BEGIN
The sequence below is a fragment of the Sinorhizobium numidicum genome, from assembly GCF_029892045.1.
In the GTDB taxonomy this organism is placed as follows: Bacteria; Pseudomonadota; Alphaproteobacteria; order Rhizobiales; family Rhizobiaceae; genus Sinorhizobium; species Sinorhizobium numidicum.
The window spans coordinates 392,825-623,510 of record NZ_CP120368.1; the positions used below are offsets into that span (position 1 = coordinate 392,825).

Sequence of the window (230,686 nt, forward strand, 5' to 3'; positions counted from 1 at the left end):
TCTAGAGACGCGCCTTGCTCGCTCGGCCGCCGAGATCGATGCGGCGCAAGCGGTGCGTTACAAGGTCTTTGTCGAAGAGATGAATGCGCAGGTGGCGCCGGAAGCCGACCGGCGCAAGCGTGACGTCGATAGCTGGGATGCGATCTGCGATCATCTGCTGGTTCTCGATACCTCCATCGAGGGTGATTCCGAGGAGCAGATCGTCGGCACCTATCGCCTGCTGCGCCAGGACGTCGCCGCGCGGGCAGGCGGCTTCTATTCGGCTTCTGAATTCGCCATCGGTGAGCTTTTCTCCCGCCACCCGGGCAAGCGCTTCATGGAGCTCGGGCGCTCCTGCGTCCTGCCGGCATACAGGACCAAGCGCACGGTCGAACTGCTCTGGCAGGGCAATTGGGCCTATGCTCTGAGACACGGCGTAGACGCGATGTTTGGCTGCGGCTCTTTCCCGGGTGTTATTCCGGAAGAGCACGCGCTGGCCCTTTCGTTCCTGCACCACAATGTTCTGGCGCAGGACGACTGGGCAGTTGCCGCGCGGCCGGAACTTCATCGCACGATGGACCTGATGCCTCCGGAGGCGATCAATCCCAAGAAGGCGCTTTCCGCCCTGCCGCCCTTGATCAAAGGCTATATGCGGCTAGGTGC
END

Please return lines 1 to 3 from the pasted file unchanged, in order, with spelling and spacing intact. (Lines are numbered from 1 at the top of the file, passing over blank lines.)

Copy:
The sequence below is a fragment of the Sinorhizobium numidicum genome, from assembly GCF_029892045.1.
In the GTDB taxonomy this organism is placed as follows: Bacteria; Pseudomonadota; Alphaproteobacteria; order Rhizobiales; family Rhizobiaceae; genus Sinorhizobium; species Sinorhizobium numidicum.
The window spans coordinates 392,825-623,510 of record NZ_CP120368.1; the positions used below are offsets into that span (position 1 = coordinate 392,825).